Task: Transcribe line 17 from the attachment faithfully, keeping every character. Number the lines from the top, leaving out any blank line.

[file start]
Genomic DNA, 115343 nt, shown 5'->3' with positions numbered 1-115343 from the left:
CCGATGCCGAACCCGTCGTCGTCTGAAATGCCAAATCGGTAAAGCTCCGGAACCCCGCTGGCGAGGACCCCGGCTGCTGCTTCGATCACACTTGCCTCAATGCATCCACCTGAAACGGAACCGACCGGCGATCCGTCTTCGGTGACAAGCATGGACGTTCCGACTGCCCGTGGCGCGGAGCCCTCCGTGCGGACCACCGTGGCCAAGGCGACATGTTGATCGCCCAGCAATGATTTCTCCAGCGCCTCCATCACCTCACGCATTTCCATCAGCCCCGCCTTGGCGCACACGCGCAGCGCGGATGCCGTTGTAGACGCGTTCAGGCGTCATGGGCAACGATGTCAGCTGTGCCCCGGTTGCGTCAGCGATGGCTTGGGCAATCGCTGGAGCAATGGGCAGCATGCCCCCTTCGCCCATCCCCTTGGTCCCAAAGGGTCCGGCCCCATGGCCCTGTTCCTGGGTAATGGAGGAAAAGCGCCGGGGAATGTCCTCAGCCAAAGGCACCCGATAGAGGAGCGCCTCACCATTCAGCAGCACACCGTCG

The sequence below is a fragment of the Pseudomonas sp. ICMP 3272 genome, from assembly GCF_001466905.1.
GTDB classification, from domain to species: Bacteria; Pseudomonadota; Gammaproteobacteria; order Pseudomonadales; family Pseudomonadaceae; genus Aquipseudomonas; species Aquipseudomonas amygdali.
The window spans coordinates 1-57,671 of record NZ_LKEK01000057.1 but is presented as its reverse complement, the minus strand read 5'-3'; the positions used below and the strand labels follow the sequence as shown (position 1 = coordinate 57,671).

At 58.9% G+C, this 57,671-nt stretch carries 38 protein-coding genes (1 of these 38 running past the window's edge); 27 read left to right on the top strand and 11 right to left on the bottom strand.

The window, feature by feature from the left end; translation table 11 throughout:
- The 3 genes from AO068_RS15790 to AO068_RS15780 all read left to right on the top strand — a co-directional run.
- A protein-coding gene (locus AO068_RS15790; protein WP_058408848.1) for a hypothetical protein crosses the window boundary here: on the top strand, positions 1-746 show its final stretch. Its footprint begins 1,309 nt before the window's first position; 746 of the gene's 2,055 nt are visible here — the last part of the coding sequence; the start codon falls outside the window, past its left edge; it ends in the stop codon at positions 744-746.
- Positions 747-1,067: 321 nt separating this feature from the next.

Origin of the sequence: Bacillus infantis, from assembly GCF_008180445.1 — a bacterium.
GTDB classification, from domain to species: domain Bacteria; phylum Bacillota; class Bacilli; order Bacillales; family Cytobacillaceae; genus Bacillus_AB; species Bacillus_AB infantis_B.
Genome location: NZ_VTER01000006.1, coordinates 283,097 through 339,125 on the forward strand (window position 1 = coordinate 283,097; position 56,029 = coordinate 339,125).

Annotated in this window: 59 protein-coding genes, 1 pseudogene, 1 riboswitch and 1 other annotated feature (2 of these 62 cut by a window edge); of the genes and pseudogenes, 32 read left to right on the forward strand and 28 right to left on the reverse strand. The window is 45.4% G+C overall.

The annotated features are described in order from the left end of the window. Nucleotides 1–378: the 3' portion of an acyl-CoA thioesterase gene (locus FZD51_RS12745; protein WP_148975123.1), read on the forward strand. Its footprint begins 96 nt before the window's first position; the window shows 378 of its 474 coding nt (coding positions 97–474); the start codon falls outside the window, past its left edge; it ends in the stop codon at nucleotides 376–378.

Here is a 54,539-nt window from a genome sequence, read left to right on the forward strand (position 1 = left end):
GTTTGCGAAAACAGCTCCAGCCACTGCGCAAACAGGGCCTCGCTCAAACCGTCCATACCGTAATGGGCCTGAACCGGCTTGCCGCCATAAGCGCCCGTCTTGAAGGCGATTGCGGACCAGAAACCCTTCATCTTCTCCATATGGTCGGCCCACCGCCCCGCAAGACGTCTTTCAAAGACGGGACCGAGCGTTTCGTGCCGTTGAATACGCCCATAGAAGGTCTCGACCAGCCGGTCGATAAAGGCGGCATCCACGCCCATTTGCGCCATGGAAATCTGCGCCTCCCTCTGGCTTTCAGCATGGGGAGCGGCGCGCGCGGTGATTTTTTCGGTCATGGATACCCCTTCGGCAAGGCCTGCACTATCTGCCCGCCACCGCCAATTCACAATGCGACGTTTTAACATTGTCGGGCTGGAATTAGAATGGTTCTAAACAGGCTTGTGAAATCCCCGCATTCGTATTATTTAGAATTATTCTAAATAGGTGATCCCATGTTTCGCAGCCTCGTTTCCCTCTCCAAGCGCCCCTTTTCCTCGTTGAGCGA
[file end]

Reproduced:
GTTTGCGAAAACAGCTCCAGCCACTGCGCAAACAGGGCCTCGCTCAAACCGTCCATACCGTAATGGGCCTGAACCGGCTTGCCGCCATAAGCGCCCGTCTTGAAGGCGATTGCGGACCAGAAACCCTTCATCTTCTCCATATGGTCGGCCCACCGCCCCGCAAGACGTCTTTCAAAGACGGGACCGAGCGTTTCGTGCCGTTGAATACGCCCATAGAAGGTCTCGACCAGCCGGTCGATAAAGGCGGCATCCACGCCCATTTGCGCCATGGAAATCTGCGCCTCCCTCTGGCTTTCAGCATGGGGAGCGGCGCGCGCGGTGATTTTTTCGGTCATGGATACCCCTTCGGCAAGGCCTGCACTATCTGCCCGCCACCGCCAATTCACAATGCGACGTTTTAACATTGTCGGGCTGGAATTAGAATGGTTCTAAACAGGCTTGTGAAATCCCCGCATTCGTATTATTTAGAATTATTCTAAATAGGTGATCCCATGTTTCGCAGCCTCGTTTCCCTCTCCAAGCGCCCCTTTTCCTCGTTGAGCGA